The theme of the first SDGs café in 2021 was “green bonds”, a cashflow mechanism based on a new concept. Money is an important factor in the realisation of a sustainable society. This mechanism can not only solve environmental problems but also promote economic growth, and it might also contribute to the resolving of other issues.
Most large-scale green projects are implemented by large enterprises; therefore, money and jobs created by the projects often flow out of the relevant regions. However, a revolutionary project was born through collaboration between Kanazawa City, local financial institutions and other local companies. Bonds were issued to invest in the switching of city gymnasium lights to LED lights, in order to create monetary circulation in the regional economy. In this seminar, we learnt about the mechanism and possibilities of green bonds through this project.
Overview of green bonds and the project
We would like to explain the relevant technical terms first.
◆What are green bonds?
Green bonds are bonds issued to fund green projects (global warming countermeasures, recyclable energy projects, etc.) by companies or local governments. They are also called social bonds or SDGs bonds. The proceeds from their issuance are to be used for the specified types of projects.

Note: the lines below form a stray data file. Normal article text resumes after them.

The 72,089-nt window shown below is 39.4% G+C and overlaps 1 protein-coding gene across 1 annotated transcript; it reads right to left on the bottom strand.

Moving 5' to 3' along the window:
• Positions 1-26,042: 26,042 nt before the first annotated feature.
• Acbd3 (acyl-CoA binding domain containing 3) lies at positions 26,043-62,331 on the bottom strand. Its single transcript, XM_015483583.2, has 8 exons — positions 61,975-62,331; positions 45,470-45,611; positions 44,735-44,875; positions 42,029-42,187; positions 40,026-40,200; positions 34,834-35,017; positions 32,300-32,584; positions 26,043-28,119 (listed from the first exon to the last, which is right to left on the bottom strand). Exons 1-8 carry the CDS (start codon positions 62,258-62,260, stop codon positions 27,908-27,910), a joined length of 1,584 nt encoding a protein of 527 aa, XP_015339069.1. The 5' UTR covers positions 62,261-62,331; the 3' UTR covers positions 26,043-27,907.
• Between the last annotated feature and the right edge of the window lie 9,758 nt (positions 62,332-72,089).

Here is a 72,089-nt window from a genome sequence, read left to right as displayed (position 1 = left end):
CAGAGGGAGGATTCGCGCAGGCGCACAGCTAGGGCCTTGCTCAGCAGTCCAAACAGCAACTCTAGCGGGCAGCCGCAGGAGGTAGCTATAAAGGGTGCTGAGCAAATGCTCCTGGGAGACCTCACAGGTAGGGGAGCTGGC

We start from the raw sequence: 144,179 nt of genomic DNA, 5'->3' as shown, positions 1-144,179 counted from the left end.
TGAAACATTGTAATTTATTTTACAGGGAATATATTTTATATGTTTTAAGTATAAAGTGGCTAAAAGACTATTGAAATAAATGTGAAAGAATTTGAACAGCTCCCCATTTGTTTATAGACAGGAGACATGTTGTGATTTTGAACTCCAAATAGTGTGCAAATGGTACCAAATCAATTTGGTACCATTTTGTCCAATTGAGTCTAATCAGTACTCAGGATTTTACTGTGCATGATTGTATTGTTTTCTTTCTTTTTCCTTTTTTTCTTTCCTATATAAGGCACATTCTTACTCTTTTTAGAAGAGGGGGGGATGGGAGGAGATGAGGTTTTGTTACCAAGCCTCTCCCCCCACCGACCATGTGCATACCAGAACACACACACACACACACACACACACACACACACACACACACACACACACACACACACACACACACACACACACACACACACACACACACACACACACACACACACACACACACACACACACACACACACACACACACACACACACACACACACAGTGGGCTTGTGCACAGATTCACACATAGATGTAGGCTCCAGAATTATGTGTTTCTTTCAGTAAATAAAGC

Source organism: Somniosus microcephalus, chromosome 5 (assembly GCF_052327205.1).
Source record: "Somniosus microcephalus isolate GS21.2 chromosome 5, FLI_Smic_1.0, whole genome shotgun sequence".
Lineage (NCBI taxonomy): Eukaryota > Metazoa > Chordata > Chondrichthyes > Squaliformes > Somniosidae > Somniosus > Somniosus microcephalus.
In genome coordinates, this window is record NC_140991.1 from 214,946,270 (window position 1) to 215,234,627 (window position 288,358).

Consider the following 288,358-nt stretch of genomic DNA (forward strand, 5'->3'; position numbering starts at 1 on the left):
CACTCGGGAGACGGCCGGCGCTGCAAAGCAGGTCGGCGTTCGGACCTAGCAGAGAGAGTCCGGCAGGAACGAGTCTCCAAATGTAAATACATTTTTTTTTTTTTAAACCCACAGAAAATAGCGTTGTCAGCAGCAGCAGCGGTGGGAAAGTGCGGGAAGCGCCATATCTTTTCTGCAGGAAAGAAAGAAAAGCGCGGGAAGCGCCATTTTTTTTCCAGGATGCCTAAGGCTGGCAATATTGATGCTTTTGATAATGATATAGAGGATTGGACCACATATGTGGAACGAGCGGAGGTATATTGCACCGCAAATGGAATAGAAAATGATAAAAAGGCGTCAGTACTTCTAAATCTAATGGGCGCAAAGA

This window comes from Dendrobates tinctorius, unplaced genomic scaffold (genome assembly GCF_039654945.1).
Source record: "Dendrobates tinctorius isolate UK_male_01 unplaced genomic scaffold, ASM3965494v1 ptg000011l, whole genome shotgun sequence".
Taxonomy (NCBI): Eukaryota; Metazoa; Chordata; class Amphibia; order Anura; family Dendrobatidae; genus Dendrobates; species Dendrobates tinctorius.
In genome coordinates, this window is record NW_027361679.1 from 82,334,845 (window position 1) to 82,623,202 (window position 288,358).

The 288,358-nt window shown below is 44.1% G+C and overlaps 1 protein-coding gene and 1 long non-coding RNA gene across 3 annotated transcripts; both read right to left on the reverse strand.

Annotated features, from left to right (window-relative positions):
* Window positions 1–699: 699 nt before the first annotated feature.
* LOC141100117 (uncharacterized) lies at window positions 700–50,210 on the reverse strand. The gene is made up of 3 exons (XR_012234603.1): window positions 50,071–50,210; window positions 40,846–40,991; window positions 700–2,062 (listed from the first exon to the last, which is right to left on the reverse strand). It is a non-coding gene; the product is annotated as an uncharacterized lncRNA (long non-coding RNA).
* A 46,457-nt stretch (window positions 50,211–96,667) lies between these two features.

◆What is the project to switch city gymnasiums’ lights to LED lights?
At present, about 3,000 mercury lights, which are controlled by the Minamata Convention on Mercury of the United Nations, are used in the 81 gymnasiums of elementary and junior high schools in Kanazawa City. This project intends to switch all the mercury lights to LED lights, thus reducing electricity usage, CO2 emissions and electricity expenses by two-thirds.
◆What are ESCO projects?
In these projects, energy service companies (ESCO) help reduce utility costs paid by clients (a local government in this case) and receive rewards for surpluses due to the reduced costs.
How can public-private partnerships based on private funds change Kanazawa by 2030?
President Hiroshi Sawada of Hokuriku Green Bond Co., Ltd. (the name changed to LGP Lab) talked about the establishment processes of his company and its tasks, and gave his thoughts about a society where public-private partnerships based on private funds prosper. (The following is a summary of his presentation.)